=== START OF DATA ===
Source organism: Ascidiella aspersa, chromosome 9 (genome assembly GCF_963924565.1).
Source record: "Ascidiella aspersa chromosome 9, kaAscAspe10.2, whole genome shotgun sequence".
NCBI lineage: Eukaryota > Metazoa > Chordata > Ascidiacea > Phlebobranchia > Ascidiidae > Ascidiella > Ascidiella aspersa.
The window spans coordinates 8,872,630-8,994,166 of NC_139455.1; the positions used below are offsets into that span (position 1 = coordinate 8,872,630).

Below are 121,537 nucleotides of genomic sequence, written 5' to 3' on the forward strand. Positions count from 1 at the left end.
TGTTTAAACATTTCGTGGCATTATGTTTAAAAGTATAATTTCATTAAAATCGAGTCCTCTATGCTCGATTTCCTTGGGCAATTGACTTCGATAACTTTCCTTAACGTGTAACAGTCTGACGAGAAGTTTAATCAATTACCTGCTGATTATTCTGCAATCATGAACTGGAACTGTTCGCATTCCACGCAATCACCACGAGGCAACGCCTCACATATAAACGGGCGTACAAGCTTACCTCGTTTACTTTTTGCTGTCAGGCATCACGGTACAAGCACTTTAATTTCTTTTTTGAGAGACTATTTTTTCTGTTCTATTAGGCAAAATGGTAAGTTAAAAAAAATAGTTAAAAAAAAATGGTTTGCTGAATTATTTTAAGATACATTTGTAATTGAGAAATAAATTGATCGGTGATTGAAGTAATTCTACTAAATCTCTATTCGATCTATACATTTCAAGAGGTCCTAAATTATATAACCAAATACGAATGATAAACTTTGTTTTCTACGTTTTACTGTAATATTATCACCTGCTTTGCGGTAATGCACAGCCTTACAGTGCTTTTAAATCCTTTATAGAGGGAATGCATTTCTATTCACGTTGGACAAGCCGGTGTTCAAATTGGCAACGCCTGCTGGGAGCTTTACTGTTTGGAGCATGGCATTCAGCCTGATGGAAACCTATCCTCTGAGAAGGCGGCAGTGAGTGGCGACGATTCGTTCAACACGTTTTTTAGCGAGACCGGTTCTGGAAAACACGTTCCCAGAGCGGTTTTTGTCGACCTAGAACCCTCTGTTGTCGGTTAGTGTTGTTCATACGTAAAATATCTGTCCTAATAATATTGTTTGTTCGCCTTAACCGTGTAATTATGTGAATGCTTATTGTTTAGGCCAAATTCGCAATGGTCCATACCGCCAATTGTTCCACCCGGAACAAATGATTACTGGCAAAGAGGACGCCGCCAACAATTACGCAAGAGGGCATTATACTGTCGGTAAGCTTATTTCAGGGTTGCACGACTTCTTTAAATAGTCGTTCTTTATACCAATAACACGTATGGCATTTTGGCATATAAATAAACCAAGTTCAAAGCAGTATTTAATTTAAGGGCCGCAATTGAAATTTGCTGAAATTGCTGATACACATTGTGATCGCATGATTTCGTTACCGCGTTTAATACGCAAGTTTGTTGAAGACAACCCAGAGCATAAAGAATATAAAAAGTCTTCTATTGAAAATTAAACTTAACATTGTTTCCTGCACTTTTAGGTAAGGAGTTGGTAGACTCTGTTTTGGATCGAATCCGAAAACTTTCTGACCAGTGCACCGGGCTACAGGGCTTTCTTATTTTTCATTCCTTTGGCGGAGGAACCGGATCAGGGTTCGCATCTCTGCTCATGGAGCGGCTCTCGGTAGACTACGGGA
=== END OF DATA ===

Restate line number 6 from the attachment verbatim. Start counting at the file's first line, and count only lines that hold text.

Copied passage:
TGTTTAAACATTTCGTGGCATTATGTTTAAAAGTATAATTTCATTAAAATCGAGTCCTCTATGCTCGATTTCCTTGGGCAATTGACTTCGATAACTTTCCTTAACGTGTAACAGTCTGACGAGAAGTTTAATCAATTACCTGCTGATTATTCTGCAATCATGAACTGGAACTGTTCGCATTCCACGCAATCACCACGAGGCAACGCCTCACATATAAACGGGCGTACAAGCTTACCTCGTTTACTTTTTGCTGTCAGGCATCACGGTACAAGCACTTTAATTTCTTTTTTGAGAGACTATTTTTTCTGTTCTATTAGGCAAAATGGTAAGTTAAAAAAAATAGTTAAAAAAAAATGGTTTGCTGAATTATTTTAAGATACATTTGTAATTGAGAAATAAATTGATCGGTGATTGAAGTAATTCTACTAAATCTCTATTCGATCTATACATTTCAAGAGGTCCTAAATTATATAACCAAATACGAATGATAAACTTTGTTTTCTACGTTTTACTGTAATATTATCACCTGCTTTGCGGTAATGCACAGCCTTACAGTGCTTTTAAATCCTTTATAGAGGGAATGCATTTCTATTCACGTTGGACAAGCCGGTGTTCAAATTGGCAACGCCTGCTGGGAGCTTTACTGTTTGGAGCATGGCATTCAGCCTGATGGAAACCTATCCTCTGAGAAGGCGGCAGTGAGTGGCGACGATTCGTTCAACACGTTTTTTAGCGAGACCGGTTCTGGAAAACACGTTCCCAGAGCGGTTTTTGTCGACCTAGAACCCTCTGTTGTCGGTTAGTGTTGTTCATACGTAAAATATCTGTCCTAATAATATTGTTTGTTCGCCTTAACCGTGTAATTATGTGAATGCTTATTGTTTAGGCCAAATTCGCAATGGTCCATACCGCCAATTGTTCCACCCGGAACAAATGATTACTGGCAAAGAGGACGCCGCCAACAATTACGCAAGAGGGCATTATACTGTCGGTAAGCTTATTTCAGGGTTGCACGACTTCTTTAAATAGTCGTTCTTTATACCAATAACACGTATGGCATTTTGGCATATAAATAAACCAAGTTCAAAGCAGTATTTAATTTAAGGGCCGCAATTGAAATTTGCTGAAATTGCTGATACACATTGTGATCGCATGATTTCGTTACCGCGTTTAATACGCAAGTTTGTTGAAGACAACCCAGAGCATAAAGAATATAAAAAGTCTTCTATTGAAAATTAAACTTAACATTGTTTCCTGCACTTTTAGGTAAGGAGTTGGTAGACTCTGTTTTGGATCGAATCCGAAAACTTTCTGACCAGTGCACCGGGCTACAGGGCTTTCTTATTTTTCATTCCTTTGGCGGAGGAACCGGATCAGGGTTCGCATCTCTGCTCATGGAGCGGCTCTCGGTAGACTACGGGA